Solid Waste Recycling and Management at tourism businesses in Greece: This is a study on practices and possibilities of recycling and managing solid waste from tourism businesses and the development of three practical waste management and recycling guides for hotel businesses, tourist transport companies and marinas and yachts (see section 5.9 for details).


ANNUAL REPORT 2018

CHAPTER 04

PAGE 34

Study on the contribution of the private tourism sector to the economy and taxation: It was estimated that in 2016 tax revenues from the tourism sector accounted for 10.5% of total tax revenue, a higher percentage than its 8.3% direct contribution to the economy. These percentages are even greater if we take into consideration the indirect and induced effects of tourism. Moreover, in the 2009-2016 period the private tourism sector generated more than 105 billion euros in Gross Value Added (GVA), 92 billion euros in income and 52.3 billion euros in revenue for the state. Study on the conditions and prospects of the Greek economy: The adjustment of the Greek economy over the 2010-2018 period was analysed and a considerable fiscal adjustment –mainly in the expenditure component– was identified, as was a significant adjustment to international competitiveness, which led to a substantial increase in the export of goods and services and resulted in a large reduction in the twin deficits. These two major adjustments are the country's most important advantages for the post-memorandum era and should be safeguarded by the political system.

Click on the titles with this symbol to access the INSETE webpages where you can view and download the study files.


COURSES OF ACTION

CHAPTER 04

Other studies by topic Tourism and the Greek economy The contribution of Tourism to the Greek economy in 2017 Employment in Tourism and in Other Sectors of the Greek economy, 2008-2017 Studies on the characteristics of inbound tourism in Greece Profile of Inbound Holiday Tourism in Greece, 2016-2017 Who goes where? How long do they stay? How much do they spend? Analysis of inbound tourism by Region and Market (2017) An X-Ray of Inbound Tourism, 2005-2017 Composite Study on Maritime Tourism (yachting, cruises and coastal tourism) Studies on the characteristics of major developing markets Profile of Inbound Senior Citizen Holiday Tourism in Europe Profile of Inbound Luxury Holiday Tourism in the Mediterranean Inbound air and land traffic: Outlook 2018: Prospects of inbound tourism in Greece in 2018 International Air Arrivals: 2016 & 2017 Review and Analysis of Major Markets Outlook 2018 – addendum: Prospects of land tourism in Greece in 2018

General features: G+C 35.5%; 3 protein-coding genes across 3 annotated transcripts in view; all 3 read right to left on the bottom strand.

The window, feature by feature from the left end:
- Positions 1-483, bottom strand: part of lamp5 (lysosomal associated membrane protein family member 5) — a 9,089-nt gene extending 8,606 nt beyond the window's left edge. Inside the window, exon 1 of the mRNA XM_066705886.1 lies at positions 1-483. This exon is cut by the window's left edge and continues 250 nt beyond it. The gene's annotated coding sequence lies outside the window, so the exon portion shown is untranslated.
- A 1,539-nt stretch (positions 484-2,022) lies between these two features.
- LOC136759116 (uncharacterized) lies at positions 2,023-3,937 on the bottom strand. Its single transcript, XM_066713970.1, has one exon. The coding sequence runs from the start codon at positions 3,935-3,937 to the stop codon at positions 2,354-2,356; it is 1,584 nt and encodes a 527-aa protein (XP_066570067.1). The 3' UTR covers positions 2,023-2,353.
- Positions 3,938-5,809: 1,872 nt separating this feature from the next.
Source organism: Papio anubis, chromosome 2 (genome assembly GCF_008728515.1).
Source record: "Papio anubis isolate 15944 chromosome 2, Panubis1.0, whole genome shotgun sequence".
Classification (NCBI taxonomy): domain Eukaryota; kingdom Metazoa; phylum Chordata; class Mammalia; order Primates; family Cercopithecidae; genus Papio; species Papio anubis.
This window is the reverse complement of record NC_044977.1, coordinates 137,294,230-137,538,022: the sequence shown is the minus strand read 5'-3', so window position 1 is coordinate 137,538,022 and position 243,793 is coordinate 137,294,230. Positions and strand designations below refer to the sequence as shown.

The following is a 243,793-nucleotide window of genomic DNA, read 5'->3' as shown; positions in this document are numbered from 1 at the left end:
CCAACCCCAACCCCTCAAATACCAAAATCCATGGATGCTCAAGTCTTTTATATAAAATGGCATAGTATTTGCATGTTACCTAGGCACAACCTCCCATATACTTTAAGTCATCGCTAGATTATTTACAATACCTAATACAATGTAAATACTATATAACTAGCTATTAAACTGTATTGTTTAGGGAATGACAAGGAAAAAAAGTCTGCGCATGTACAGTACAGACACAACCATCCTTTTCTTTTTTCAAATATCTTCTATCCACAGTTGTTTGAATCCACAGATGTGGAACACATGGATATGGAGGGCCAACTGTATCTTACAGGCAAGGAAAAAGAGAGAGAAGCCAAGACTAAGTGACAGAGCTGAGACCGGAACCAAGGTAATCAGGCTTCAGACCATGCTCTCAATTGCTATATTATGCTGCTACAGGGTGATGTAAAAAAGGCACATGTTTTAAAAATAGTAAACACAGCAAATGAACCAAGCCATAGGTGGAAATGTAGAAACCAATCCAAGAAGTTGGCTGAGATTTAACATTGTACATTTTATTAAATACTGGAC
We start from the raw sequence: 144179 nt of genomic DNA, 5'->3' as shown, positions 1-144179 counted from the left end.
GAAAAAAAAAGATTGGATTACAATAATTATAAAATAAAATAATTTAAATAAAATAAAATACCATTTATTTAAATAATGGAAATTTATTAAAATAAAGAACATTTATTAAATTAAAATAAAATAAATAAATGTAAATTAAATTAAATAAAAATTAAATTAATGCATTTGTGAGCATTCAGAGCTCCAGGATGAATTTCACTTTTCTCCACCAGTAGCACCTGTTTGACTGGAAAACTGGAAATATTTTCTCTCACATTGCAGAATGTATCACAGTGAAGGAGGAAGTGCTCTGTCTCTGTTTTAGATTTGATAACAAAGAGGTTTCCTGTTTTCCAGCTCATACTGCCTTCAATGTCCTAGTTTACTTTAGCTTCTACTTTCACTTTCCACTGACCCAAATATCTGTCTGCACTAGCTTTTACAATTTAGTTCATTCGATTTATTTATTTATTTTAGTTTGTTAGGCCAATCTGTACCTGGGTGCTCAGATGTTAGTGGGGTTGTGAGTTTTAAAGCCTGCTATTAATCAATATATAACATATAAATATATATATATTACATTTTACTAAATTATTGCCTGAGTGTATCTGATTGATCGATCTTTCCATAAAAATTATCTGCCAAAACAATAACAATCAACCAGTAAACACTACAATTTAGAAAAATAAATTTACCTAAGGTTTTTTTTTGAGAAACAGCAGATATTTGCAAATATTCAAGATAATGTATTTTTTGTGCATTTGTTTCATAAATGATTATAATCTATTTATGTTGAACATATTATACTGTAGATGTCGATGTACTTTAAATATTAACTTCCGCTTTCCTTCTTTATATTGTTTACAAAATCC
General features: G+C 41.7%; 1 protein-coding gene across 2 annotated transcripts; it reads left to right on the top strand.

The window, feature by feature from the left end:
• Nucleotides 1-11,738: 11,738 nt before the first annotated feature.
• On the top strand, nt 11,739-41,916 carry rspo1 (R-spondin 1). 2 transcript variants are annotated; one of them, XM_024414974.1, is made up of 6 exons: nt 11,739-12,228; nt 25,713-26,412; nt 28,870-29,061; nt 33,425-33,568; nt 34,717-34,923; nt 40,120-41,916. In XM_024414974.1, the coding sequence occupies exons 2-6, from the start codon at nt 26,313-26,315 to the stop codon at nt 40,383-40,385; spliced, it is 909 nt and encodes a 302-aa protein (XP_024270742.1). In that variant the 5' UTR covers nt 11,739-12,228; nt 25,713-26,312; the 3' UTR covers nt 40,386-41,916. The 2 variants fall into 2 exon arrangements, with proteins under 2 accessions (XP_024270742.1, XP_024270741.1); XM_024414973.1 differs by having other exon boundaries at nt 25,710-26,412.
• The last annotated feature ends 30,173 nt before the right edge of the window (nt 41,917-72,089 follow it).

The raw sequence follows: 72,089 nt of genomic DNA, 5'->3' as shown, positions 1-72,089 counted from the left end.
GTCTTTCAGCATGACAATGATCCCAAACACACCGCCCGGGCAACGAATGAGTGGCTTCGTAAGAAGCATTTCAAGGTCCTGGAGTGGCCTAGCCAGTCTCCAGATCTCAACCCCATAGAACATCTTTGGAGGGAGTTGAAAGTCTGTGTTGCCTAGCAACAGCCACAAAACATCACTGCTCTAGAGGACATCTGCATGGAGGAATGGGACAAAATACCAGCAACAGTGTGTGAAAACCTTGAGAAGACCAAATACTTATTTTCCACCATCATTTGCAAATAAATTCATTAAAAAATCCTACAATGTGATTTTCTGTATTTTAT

PAGE 35


ANNUAL REPORT 2018

CHAPTER 04

PAGE 36

4.2 Enhancement of human resources INSETE's training pillar designs and implements training actions which enhance, develop, inform and motivate the most important factor of the tourist experience: people. Driven by its key motto "Connecting Tourism to its People", INSETE's Training Division studies the training needs of professionals, travels to Greek destinations, gets to know the people and the particular aspects of each place and of its businesses and, together with a constantly evolving dynamic team of partners, organizes seminars and conferences and enters into strategic partnerships which aim at enhancing and developing the skills, abilities and culture of the people of the tourism sector. Moreover, it supervises and scientifically supports all the professional training actions which are implemented by INSETE in the context of co-funded programmes and actively participates in the consolidation of the quality dimension in the sector’s services and professions.

SEMINARS

PARTNERSHIPS WITH TOP INSTITUTIONS

On Tour SCHOOLS OF TOURISM

PARTICIPANTS

PARTICIPANTS

CITIES TOPICS

VOCATIONAL GUIDANCE & DEVELOPMENT ACTIONS


COURSES OF ACTION

CHAPTER 04

Specifically, in 2018 INSETE’s training pillar:

Organized and implemented: 59 Executive Seminars for tourism professionals, in 13 cities, with 28 lecturers, 33 topics and 1,290 participants. It should be noted that 69% of participants came from small and medium-sized enterprises. In addition to the comprehensive organization and implementation of these training programmes, INSETE covers the greatest part of the participation fee (50%-70%), thus offering tourism professionals the opportunity to attend high-standard professional training in their own country and for a nominal fee. 6 “On Tour” Schools of Tourism (Poros, Katerini, Skiathos, Chios, Halkidiki and Nafplio) with more than 1,400 participants, 46 speeches and 8 closed workshops.